Green Alpha isn’t the only shop doing this. “The field of sustainable investment is growing very rapidly,” says Morningstar’s Hale. “It’s poised to become a mainstream way of investing. Almost all asset managers are trying to incorporate ESG into their investment procedures in some way.”

This move makes sense, he says. “A growing body of research suggest that companies with a strong sustainability performance on environmental and social challenges and the best practices in corporate governance tend to be the best performers.”

Socially responsible investment equity funds generated average annual returns of 1.59 percent for one year, 6.46 percent for three years, 11.19 percent for five years and 6.29 percent for 10 years ending Aug. 9, according to Morningstar data. The corresponding numbers for non-SRI actively managed equity funds were 1.76 percent, 6.08 percent, 10.55 percent and 6.15 percent.

So SRI funds outperformed in every period but one year. These numbers encompass funds with both foreign and U.S. stocks (including Green Alpha). Narrowing the category to just U.S. stock funds, SRI funds outperform in every period, though only by one basis point over the 10-year period.

The Shelton Green Alpha Fund, which began March 12, 2013, scored an annualized return of 1.58 percent for the year ending Aug. 15 and 7.28 percent for the three-year period. That compares to -1.4 percent and 8.16 percent, respectively, for Morningstar’s mid-cap growth category, where it places the fund. “That’s OK for three years, but not that outstanding,” Hale says.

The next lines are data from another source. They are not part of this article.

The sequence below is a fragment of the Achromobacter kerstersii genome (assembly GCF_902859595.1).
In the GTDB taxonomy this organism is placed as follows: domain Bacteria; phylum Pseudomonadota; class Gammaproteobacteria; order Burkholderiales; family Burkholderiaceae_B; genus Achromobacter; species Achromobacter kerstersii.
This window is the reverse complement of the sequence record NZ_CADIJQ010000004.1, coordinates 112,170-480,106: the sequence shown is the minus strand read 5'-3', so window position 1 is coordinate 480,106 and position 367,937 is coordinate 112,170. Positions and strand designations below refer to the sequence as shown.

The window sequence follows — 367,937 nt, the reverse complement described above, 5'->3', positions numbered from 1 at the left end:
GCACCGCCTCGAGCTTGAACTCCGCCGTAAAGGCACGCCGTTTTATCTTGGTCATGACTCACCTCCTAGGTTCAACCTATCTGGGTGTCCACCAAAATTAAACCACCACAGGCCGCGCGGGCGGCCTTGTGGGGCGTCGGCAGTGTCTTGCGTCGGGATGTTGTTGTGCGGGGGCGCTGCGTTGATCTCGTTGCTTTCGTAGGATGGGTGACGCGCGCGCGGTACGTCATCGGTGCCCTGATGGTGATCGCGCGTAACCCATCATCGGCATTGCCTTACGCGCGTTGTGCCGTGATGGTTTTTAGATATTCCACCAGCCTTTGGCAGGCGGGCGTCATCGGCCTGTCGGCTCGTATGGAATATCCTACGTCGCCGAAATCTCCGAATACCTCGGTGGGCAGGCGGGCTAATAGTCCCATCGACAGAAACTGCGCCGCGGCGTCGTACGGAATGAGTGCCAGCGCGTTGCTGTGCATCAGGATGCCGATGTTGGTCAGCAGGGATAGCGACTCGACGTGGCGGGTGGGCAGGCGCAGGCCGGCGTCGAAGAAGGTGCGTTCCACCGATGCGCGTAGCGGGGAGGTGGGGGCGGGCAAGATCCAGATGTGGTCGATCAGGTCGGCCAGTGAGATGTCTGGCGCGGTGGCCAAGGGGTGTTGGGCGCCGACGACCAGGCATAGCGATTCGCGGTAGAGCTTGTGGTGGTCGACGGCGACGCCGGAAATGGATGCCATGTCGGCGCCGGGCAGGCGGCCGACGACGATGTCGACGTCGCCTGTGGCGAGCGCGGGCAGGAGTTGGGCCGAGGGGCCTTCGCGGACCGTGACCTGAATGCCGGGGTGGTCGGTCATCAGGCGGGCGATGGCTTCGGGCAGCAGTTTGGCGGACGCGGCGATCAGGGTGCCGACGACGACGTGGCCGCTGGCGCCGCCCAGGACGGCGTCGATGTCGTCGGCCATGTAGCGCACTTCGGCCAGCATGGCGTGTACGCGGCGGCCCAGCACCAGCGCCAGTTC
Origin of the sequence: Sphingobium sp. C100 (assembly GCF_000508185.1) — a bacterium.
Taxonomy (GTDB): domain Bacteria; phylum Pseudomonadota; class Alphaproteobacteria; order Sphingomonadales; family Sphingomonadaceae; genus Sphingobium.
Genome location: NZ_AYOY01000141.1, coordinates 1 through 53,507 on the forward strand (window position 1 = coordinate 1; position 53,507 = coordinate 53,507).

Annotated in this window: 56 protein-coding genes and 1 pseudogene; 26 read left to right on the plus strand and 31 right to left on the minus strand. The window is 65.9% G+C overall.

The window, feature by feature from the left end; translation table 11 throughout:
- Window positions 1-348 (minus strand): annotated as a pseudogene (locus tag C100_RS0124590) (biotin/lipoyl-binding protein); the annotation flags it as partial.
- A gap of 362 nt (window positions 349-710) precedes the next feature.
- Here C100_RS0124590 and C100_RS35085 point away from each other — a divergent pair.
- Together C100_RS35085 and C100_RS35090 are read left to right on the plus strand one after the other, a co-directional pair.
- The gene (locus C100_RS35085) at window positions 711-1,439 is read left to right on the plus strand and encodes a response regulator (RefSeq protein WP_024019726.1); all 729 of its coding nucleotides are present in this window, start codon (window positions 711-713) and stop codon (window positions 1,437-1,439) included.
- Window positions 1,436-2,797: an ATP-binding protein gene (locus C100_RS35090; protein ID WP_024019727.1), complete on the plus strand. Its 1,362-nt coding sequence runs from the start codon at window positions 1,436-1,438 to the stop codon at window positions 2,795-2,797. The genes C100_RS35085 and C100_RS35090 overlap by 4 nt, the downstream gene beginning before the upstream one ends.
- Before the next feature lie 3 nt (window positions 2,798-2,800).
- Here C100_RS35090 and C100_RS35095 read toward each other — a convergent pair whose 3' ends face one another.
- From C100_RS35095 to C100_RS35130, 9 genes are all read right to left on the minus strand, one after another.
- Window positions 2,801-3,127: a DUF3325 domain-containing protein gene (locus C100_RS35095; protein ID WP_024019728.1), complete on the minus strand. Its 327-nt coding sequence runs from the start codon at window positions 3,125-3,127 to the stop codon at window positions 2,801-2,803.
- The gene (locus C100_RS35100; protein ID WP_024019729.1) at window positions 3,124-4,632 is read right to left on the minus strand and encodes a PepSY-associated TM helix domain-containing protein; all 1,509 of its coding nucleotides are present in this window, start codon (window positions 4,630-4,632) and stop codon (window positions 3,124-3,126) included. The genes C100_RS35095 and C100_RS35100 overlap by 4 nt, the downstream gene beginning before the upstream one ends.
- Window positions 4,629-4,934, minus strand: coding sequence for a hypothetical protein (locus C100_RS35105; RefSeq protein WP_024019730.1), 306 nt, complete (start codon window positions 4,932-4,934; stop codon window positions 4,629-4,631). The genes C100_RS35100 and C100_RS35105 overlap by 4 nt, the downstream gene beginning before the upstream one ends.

But Jabusch says a fairer comparison for the fund is an all-cap stock index, because the fund holds stocks of all capitalizations. His preferred index is the MSCI ACWI (all-country world index) Investable Market Index (IMI), which returned 0.69 percent for the year ended Aug. 15 and 4.35 percent annualized for the three-year period. So Shelton Green Alpha outperformed the index handily in both periods.

Hale says Morningstar bases its capitalization designation on the average capitalization of a fund’s holdings, and that’s how the Green Alpha Fund ended up in the mid-cap category. The fund’s biggest holdings in terms of percentage of assets are Pattern Energy Group, Vestas Wind Systems, Canadian Solar, First Solar, Applied Materials and IBM, in descending order.

While it’s a difficult to judge a fund after three years, Jabusch expressed confidence that Green Alpha funds will perform well over time, as long as he and his colleagues maintain their discipline in opting for companies based on their sustainability and financial performance.

“All funds have to sink or swim on the merit of their performance,” Hale says. “Strong performance after fees will be necessary to get people in.”

Dan Weil is a freelance financial writer. His work has appeared in The New York Times, The Wall Street Journal, Bloomberg, Institutional InvestorBankrate.com, Slate magazine, Newsweek.com and Tennis magazine. He has also worked as a reporter at Bloomberg, Reuters and Dow Jones.